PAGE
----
It has taken me several weeks to process my emotions and attempt to compose this blog posting.
While I typically have the answers to Mike’s question, this one left me speechless – unable to respond. In my mind, all I could conjure was because you have autism. Knowing that Mike would not be able to process the cruel realities of that response, I simply tried to redirect his attention elsewhere. While I successfully redirected Mike, the incident has been haunting me.
Last month, we celebrated Mike’s birthday with a dinner party at Outback Steakhouse. A few of Mike’s teachers and classmates joined us in the celebration. If you follow my blog, you have heard me mention Mike’s special friend, Lisa.
Lisa and Mike were classmates for four years and developed a true friendship. I have taken Lisa and Mike to Disney World, movies, school dances, dinners, and all of the school functions offered. They ate lunch together in the lunchroom and on occasion would even hold hands. In the most innocent way possible, Lisa is Mike’s girlfriend.
Mike and Lisa had not seen each other for several months prior to his birthday dinner and they were thrilled to be together. They sat at the end of our long table watching YouTube videos on Mike’s iPad, both smiling – happy to be together.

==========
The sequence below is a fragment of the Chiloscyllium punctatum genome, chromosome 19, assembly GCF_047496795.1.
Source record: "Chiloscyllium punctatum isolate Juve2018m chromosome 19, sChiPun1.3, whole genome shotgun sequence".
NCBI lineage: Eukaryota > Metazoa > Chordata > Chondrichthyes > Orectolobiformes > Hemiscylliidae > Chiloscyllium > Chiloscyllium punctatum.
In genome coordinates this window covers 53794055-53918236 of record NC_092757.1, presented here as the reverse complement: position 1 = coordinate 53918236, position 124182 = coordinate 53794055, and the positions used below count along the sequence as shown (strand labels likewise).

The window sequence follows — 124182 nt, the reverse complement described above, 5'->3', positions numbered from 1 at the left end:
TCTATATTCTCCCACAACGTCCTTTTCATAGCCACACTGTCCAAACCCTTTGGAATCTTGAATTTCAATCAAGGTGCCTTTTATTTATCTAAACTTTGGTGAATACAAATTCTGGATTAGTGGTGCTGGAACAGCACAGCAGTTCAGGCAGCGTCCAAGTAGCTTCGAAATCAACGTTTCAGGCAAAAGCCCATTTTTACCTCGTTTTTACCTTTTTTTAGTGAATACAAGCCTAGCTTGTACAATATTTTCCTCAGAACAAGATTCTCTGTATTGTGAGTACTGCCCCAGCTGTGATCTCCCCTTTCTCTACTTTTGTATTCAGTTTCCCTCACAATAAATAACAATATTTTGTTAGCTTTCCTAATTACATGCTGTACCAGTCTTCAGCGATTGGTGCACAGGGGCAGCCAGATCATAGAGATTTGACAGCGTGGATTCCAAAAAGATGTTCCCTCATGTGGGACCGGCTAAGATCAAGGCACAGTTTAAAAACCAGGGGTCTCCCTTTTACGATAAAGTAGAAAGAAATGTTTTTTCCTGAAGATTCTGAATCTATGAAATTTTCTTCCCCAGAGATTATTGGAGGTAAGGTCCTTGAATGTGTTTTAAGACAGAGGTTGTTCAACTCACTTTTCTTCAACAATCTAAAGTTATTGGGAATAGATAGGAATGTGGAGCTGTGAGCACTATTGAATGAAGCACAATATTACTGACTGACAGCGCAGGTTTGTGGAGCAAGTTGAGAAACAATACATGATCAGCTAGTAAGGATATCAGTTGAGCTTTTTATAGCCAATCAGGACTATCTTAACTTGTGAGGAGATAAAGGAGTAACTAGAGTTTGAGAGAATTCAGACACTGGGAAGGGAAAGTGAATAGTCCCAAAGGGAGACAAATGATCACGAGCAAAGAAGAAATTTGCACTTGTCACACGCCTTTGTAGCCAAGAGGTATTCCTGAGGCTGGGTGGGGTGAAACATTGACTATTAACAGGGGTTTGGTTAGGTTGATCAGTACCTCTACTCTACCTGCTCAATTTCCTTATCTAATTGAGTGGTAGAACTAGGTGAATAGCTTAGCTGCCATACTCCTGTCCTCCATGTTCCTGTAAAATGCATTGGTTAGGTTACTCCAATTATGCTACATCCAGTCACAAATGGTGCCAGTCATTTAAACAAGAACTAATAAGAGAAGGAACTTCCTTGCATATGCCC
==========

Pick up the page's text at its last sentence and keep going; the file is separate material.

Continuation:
As we were leaving the restaurant, Mike grabbed my arm and said, “Lisa goes to the doctor to get a baby.” The comment jolted and confused me. I had no idea what he was referencing. In my mind, I started sorting through the catalogue of movie and YouTube scripts. I was stumped and a little concerned that other people heard his comment. I tried to shush him and redirect the conversation to his birthday, but he was determined to make me understand. He repeated the statement again and held up his iPad for me to see.
On Mike’s iPad was a cartoon picture of a family. The mom was in a hospital bed holding their new baby and the dad was sitting next to her. I immediately understood what he was saying and it was as if I knife had been plunged through my heart.
Mike understands the seasons of life. He wants what everyone wants – a family of his own.
That night as I walked our dogs, the tears started to flow. How do I tell my son that he cannot have what everyone else has? How do I explain that his life is ‘different’ and NOT equal? How much does he really understand? How much pain and longing will he experience throughout his lifetime?
Today, as I sit here writing, tears streaming down my face, I still do not have the answers. The only one I can come up with – because you have autism.